There used to be a time where the political left was nominally anti-corporate, but somewhere along the way they discovered that the merging of cultural and corporate power was very useful. Because of the social pressure that the left can field, they are able to browbeat public companies into cultural compliance, on the rare occasion that an employee voices an opinion that was not cultivated by talentless late night TV “comedians”. The left leverages the massive advertising budgets and visibility of megacorporations to push forth messages that would have been considered unfathomable twenty years ago. Just as regular ads are meant to erode hesitancy towards a new product, “Socially Aware” ads are meant in part to slowly erode the public’s opposition to certain things. It doesn’t matter if Jeff Bezos himself is ambivalent to this or that “cause”, as long as the corporation can be used as a sockpuppet by the “activists” in its ranks.
So how has the political right responded to the Bud Light controversy? As I’ve mentioned, everyday conservatives are consistently opposed to the absurdity on display, but I neglected to mention the response from the political right’s leadership. With a few exceptions, the response has ranged from absent to downright galling. Of particular note is the normally-firebrand Donald Trump Jr., who called for conservatives to… back off of their boycott.
"So, here’s the deal. Anheuser-Busch totally s--- the bed with this Dylan Mulvaney thing. I’m not, though, for destroying an American, an iconic company for something like this," Trump Jr. said Thursday.
Come again? Why should conservatives care if a bilgewater-peddling megacorporation suddenly goes under? Are we so beholden to products that we are obligated to just keep drinking it, even when they champion the worst kinds of modern insanity?
"The company itself doesn’t participate in the same leftist nonsense as the other big conglomerates," he added. "Frankly, they don’t participate in the same woke garbage that other people in the beer industry actually do, who are significantly worse offenders when I looked into it. But if they do this again, then it’s on them. Then, screw them."
Well, they are participating in it, Junior. That’s why we’re here. And they will do it again, if you signal to them that you and your supporters will not vote with your wallets. They may walk it back for now, but they’ll give it another go once they feel that the coast is clear. Critically, other companies will recognize that you aren’t willing to hold your money, and they will feel emboldened to dance for the left. And on and on the propaganda machine will go. Many conservatives that are only hearing about it for the first time through Donald Trump Jr. will be more inclined to let it be and forego a boycott.
This capitulation would be disappointing enough, but the problem is deeper than laziness, indecisiveness, or hopeless consumerism. No, it’s worse than that.
'We looked into the political giving and lobbying history of Anheuser-Busch. And guess what? They actually support Republicans,' said Trump Jr.
'Last cycle their employees and their PAC gave about 60 percent to Republicans and 40 percent to Democrats. That's literally almost unheard of in corporate America, where it's really easy to go woke, where they do so constantly, where there's a consequence to actually being a conservative. So 60 / 40 to the conservative side is kind of a big deal.'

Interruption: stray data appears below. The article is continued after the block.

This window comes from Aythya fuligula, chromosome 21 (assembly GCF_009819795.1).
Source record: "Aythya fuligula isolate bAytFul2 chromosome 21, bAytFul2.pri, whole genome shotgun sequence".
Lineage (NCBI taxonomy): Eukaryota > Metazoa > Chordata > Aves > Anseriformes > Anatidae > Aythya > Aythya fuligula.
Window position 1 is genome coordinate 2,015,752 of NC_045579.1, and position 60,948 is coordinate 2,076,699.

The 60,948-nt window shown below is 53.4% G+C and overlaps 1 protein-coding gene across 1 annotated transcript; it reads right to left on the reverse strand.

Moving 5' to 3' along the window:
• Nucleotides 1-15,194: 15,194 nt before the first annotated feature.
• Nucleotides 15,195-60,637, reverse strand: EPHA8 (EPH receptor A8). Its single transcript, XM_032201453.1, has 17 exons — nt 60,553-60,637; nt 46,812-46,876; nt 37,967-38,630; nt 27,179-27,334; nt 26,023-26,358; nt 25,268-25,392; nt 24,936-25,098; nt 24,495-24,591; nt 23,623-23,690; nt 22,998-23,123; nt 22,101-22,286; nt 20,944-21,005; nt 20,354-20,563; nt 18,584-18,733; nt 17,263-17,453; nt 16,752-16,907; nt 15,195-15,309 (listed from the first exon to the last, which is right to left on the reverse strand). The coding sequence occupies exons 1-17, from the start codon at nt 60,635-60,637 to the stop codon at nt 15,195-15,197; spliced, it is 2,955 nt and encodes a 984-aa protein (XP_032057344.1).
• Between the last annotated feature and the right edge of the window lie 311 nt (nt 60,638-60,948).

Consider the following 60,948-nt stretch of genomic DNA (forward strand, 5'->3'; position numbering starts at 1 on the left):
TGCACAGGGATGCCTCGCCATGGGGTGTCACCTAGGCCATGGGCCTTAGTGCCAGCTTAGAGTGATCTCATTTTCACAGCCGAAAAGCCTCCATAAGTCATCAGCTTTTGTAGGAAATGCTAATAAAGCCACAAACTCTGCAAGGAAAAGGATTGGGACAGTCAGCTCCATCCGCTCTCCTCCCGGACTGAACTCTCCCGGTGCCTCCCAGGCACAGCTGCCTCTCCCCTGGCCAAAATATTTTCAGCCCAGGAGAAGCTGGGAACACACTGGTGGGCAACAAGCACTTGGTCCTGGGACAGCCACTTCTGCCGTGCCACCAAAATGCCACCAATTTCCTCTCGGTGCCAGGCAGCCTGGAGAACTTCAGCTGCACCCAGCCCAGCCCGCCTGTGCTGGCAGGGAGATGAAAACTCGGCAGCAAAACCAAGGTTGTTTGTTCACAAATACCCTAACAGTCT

Shameful. We must not stand up against corporate propaganda, you see, because they give money to Team Red. You might assume that a member of the Trump family of all people would be completely unconcerned about whether or not Ronna McDaniel sees another strong donor report. Donald Junior and the company have since claimed that it was the decision of a low-level marketing employee, and not reflective of the whole company. A rogue advertising department? Nonsense. Megacorporations don’t launch partnerships or ad campaigns without multiple parties involved. I’m not that surprised to hear that the CEO of Anheuser-Busch is a former CIA officer. Make of that what you will, but it does tie in with something I intend to discuss at a later date.
If you’ve ever felt like conservatives are playing defense more often than not, then instances like this help explain why. Whether he realizes it or not, Donald Junior’s admission about corporate money goes a very long way to explain why ostensibly conservative leaders are not terribly effective at mobilizing opposition to the left’s cultural maneuvers. Junior and his father are uniquely positioned to reach millions of Republicans. Given their platform, they could be using the opportunity to rail against leftist propaganda and reiterating the importance of boycotts to their supporters. Given their wealth, the Trumps could be building alternatives to “woke” companies. The new business ventures wouldn’t have to be as ambitious or logistically nightmarish as building a company to dethrone Amazon or Google, but anything would be more productive than rolling out another series of pointless NFTs or a Twitter clone.
Everyday conservatives may not posses the corporate, academic, media, or administrative power to unilaterally alter the culture-to-politics stream, but we do posses individual financial power. If you find a company or their posturing to be objectionable, then spend your money accordingly. Every dollar that you withhold from a company that resents your way of life is a victory. Even if the culture around you is corrupted, even if the company in question reports sky-high profits, then you can at least take heart in knowing that you and your money were not a part of it.